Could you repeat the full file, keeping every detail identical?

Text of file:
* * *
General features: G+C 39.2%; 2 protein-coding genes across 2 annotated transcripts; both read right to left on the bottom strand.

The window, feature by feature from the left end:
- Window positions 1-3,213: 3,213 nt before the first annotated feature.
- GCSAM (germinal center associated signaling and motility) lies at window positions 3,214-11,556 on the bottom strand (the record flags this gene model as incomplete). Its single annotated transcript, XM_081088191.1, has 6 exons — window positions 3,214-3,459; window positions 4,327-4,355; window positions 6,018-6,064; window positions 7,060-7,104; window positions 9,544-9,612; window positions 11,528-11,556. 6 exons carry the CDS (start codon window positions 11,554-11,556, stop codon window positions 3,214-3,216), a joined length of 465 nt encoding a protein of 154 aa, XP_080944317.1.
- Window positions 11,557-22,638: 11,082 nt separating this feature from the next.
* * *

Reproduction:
General features: G+C 39.2%; 2 protein-coding genes across 2 annotated transcripts; both read right to left on the bottom strand.

The window, feature by feature from the left end:
- Window positions 1-3,213: 3,213 nt before the first annotated feature.
- GCSAM (germinal center associated signaling and motility) lies at window positions 3,214-11,556 on the bottom strand (the record flags this gene model as incomplete). Its single annotated transcript, XM_081088191.1, has 6 exons — window positions 3,214-3,459; window positions 4,327-4,355; window positions 6,018-6,064; window positions 7,060-7,104; window positions 9,544-9,612; window positions 11,528-11,556. 6 exons carry the CDS (start codon window positions 11,554-11,556, stop codon window positions 3,214-3,216), a joined length of 465 nt encoding a protein of 154 aa, XP_080944317.1.
- Window positions 11,557-22,638: 11,082 nt separating this feature from the next.